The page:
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Filed under Neutral Net, Uncategorized

Level 60 tauren shaman in World of Warcraft

My friend Kevin Howarth at Narcissistic Graffiti has a conversation going regarding a Wired article on gaming and its influences on the skills of the workplace of today (and tomorrow).  Kevin's thesis, a heresy in the formal education sphere, is one that needs exploring as we move into a competitive, global space:

Consider this article from Wired. A year ago, I'd call myself a heretic for saying this, but there may be elements to the World of Warcraft or Second Life that can later be applied to the real world. I sincerely think all people are different in their learning, yet if they learn and later contribute, then is any of their knowledge acquisition to be faulted?

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Filed under Education, Games, Uncategorized

Deniable clickability (or when the web is not)

And you wonder why newspapers aren't getting their share of readership from the X and Y generations?  Take the AJC's approach to the web — where most real estate is dedicated to ads, a blog is nothing more than a chat board, and hyperlinks are reserved only to their articles (aren't hyperlinks what made the web a "web"?): For example, found on the AJC Metro Index page:

Legislature recap
Staff
Below is an update on the status of some key bills before the Georgia General Assembly. To read the legislation online, go to http://www.legis.state.ga.us and type in the bill number.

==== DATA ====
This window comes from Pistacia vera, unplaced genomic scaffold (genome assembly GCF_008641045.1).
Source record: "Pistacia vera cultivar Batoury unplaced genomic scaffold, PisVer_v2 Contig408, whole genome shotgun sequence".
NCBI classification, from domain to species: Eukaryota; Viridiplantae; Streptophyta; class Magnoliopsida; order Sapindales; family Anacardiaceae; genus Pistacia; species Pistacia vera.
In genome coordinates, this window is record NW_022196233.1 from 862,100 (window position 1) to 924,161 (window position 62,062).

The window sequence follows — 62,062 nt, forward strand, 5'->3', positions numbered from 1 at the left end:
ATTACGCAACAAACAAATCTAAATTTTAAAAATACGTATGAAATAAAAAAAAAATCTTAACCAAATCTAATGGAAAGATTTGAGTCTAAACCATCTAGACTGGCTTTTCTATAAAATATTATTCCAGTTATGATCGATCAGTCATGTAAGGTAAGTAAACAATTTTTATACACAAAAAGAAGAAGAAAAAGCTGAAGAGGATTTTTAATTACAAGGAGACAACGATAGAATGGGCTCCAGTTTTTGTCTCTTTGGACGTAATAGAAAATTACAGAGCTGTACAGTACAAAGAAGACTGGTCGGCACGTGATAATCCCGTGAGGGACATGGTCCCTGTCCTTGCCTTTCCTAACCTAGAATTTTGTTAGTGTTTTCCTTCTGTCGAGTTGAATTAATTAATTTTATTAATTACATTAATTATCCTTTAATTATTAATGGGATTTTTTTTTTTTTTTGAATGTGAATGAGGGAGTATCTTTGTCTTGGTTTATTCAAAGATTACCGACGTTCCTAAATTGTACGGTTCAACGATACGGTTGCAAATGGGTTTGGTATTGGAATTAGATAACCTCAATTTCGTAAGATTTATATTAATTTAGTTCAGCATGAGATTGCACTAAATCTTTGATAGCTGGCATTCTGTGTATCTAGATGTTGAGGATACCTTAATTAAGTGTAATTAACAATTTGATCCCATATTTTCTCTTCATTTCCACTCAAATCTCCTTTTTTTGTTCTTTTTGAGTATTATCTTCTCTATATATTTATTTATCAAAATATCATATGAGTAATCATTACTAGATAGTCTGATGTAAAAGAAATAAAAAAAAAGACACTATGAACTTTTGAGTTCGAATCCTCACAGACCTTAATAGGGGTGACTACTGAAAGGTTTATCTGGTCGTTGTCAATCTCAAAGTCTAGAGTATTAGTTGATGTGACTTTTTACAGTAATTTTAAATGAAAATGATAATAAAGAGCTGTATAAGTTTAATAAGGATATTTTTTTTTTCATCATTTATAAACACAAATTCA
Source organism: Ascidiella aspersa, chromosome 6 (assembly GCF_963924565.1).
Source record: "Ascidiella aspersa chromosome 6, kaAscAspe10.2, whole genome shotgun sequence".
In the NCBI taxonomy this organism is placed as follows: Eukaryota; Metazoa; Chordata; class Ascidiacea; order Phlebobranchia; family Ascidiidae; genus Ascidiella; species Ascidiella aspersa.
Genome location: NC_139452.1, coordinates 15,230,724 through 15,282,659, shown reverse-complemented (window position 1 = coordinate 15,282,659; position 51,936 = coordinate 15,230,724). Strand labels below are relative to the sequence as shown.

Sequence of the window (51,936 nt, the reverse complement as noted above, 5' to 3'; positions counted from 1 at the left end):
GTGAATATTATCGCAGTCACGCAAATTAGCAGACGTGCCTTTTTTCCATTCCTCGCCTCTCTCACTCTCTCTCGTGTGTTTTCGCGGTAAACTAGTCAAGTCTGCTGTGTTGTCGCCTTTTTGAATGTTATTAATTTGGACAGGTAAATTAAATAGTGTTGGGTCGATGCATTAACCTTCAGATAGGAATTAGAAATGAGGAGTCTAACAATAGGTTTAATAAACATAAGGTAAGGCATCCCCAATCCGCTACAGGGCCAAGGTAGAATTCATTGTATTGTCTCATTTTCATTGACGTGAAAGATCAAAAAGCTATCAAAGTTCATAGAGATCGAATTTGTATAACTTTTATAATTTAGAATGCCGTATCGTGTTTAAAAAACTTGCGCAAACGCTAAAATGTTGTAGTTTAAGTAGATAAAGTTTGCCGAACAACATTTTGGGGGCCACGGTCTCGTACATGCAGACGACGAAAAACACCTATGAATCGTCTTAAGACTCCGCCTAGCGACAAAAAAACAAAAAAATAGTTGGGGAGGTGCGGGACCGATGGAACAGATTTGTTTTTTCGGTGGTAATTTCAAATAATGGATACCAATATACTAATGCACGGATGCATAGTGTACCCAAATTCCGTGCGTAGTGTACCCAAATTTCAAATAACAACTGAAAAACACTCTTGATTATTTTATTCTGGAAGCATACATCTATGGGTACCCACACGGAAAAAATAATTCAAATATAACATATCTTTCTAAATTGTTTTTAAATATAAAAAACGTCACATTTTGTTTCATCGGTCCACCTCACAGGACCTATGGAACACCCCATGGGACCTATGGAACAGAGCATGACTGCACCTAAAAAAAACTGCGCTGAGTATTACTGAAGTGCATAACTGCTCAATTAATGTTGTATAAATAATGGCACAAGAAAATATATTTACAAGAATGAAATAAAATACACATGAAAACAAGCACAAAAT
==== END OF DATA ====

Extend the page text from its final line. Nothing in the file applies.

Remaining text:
Why can't they just say, click here?

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Filed under Media, Uncategorized

Self, Responsibility and Open Government

If you are going to make sound decisions regarding your welfare, you need access to information.  So, why does a government that supports increasing self-responsibility on decisions such as education, health and welfare insist on hiding the good data on issues like “offshoring“?

The summary report, titled “Six-Month Assessment of Workforce Globalization in Certain Knowledge-Based Industries,? may contain useful information, believes Ron Hira, an assistant professor of public policy at the Rochester Institute of Technology in New York, It is “the first and only government study? that could look at all private sector and government data in assembling its research, said Hira.

“I think it’s odd that they would try to cover up the study,? said Hira. “You would think that if we paid for this study we could at least see it.?

Commerce Department officials were not immediately available to comment.

You may find a copy of the 12 page summary at the site for Manufacturing and Technology News which provides a more detailed report (filed in September of 2005) than the Computerworld blub above.  Oh, and here is the 42 slide power point presentation the Technology Administration Analysists composed.

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Filed under Government Information, Uncategorized

SB 425 – Email Tax

Is going to be heard in Room 133 of the Capitol shortly. The Christian Coalition is making a strong push to get the bill moving again.
Records and documents from the service aren’t subject to open records… cute , you can’t audit  the services  to see if they are doing what they are supposed to do.

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Filed under Neutral Net, Religion, Uncategorized

Immigration bill gets lots of hits today

There are a number of individuals outside the Capitol today, protesting SB 529, the immigration bill which passed yesterday.  A story on the AP newswire indicates leadership’s desire to avoid the public opposed to the bill drove the decision to hurry the bill to a vote yesterday.

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Filed under Uncategorized